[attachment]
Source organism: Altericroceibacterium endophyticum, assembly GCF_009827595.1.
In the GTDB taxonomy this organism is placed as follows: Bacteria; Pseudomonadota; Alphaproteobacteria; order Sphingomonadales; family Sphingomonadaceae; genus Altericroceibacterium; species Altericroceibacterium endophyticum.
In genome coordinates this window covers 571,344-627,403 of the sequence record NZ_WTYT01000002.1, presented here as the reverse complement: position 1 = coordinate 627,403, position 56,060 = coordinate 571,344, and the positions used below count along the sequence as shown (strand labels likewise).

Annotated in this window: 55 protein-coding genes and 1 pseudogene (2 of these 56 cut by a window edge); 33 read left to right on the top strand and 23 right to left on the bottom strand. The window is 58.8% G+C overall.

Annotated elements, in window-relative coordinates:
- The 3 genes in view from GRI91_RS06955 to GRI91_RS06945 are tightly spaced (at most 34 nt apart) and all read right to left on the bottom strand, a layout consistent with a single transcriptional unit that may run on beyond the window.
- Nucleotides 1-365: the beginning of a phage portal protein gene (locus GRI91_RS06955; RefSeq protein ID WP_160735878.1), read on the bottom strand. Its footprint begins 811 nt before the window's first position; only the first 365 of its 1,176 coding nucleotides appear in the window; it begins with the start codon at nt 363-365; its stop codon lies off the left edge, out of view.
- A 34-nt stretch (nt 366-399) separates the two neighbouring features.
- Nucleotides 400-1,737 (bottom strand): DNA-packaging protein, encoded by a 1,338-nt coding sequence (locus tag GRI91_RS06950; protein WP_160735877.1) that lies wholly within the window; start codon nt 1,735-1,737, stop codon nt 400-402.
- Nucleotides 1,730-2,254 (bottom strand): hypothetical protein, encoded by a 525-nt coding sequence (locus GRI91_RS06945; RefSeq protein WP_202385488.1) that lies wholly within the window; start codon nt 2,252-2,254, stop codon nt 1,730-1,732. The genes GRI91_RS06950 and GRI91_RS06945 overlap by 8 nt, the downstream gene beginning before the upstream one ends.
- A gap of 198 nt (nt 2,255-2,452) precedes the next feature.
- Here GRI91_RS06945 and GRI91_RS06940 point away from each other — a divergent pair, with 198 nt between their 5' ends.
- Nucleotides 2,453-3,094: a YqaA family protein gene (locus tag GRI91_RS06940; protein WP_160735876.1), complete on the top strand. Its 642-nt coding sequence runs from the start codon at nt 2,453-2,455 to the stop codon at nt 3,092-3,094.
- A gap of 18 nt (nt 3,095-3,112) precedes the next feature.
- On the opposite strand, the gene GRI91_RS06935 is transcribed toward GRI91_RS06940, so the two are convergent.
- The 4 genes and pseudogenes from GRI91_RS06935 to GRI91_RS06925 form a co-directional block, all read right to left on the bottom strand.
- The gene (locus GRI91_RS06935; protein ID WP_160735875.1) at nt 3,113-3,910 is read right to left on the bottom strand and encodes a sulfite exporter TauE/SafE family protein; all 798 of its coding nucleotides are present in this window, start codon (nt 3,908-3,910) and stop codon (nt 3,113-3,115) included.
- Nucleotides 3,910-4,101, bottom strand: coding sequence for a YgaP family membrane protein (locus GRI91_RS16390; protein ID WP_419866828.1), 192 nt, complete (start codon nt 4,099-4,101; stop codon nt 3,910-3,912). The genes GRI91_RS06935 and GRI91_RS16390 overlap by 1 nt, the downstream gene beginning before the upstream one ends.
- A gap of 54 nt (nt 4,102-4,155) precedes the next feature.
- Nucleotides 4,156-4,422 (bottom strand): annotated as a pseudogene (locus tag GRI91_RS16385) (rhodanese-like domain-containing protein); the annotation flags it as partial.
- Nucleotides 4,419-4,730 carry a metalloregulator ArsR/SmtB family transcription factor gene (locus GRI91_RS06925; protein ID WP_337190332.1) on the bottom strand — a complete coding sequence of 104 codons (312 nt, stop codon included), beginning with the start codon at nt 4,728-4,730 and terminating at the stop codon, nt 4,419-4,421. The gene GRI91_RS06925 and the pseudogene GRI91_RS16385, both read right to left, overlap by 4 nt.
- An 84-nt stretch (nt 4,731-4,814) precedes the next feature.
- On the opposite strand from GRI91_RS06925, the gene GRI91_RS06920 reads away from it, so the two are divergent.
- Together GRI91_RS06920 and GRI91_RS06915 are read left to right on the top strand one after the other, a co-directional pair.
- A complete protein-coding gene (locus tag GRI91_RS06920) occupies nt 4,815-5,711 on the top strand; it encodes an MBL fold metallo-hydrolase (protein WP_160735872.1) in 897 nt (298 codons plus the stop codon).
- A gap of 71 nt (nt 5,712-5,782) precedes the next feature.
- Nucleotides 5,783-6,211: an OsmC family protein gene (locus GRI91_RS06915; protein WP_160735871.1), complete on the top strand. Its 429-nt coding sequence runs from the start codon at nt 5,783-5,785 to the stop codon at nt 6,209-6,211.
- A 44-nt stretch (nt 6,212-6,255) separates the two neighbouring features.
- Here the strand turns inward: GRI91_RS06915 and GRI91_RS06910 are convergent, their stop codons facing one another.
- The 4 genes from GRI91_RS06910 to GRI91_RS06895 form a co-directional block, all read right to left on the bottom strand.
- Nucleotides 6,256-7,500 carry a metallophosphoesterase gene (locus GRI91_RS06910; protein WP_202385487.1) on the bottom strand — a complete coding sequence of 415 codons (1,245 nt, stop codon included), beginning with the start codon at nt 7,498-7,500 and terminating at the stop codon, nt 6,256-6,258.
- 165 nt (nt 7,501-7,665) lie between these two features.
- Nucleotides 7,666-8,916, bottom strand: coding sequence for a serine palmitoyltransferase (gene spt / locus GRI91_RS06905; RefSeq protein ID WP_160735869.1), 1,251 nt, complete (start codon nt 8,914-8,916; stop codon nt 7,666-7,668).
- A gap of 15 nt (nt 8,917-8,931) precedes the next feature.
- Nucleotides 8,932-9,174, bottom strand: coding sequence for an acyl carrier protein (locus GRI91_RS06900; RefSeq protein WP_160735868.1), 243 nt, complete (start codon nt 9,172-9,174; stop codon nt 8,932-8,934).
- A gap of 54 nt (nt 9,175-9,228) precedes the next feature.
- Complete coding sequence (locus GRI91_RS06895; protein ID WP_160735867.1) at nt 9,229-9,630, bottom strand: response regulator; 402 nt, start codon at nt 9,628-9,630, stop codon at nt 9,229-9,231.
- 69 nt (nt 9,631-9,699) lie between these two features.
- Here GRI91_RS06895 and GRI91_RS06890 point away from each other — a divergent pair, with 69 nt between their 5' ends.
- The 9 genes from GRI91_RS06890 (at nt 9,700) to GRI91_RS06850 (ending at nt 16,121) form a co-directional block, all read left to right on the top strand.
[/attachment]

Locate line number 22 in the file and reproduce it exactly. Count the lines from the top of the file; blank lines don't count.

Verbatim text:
- An 84-nt stretch (nt 4,731-4,814) precedes the next feature.